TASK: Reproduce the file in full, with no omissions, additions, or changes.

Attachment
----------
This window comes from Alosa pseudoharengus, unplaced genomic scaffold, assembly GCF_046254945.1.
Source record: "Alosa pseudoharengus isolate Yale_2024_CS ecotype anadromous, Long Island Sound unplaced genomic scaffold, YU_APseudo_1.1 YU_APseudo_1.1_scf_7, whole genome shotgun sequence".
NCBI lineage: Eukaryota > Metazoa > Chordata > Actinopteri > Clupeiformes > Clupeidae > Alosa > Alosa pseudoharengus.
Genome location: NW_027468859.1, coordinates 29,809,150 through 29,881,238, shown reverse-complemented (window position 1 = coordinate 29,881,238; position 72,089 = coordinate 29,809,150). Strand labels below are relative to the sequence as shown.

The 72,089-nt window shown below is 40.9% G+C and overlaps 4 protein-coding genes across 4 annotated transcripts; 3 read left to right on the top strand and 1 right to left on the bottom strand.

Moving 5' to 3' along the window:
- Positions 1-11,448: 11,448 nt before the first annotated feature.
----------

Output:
This window comes from Alosa pseudoharengus, unplaced genomic scaffold, assembly GCF_046254945.1.
Source record: "Alosa pseudoharengus isolate Yale_2024_CS ecotype anadromous, Long Island Sound unplaced genomic scaffold, YU_APseudo_1.1 YU_APseudo_1.1_scf_7, whole genome shotgun sequence".
NCBI lineage: Eukaryota > Metazoa > Chordata > Actinopteri > Clupeiformes > Clupeidae > Alosa > Alosa pseudoharengus.
Genome location: NW_027468859.1, coordinates 29,809,150 through 29,881,238, shown reverse-complemented (window position 1 = coordinate 29,881,238; position 72,089 = coordinate 29,809,150). Strand labels below are relative to the sequence as shown.

The 72,089-nt window shown below is 40.9% G+C and overlaps 4 protein-coding genes across 4 annotated transcripts; 3 read left to right on the top strand and 1 right to left on the bottom strand.

Moving 5' to 3' along the window:
- Positions 1-11,448: 11,448 nt before the first annotated feature.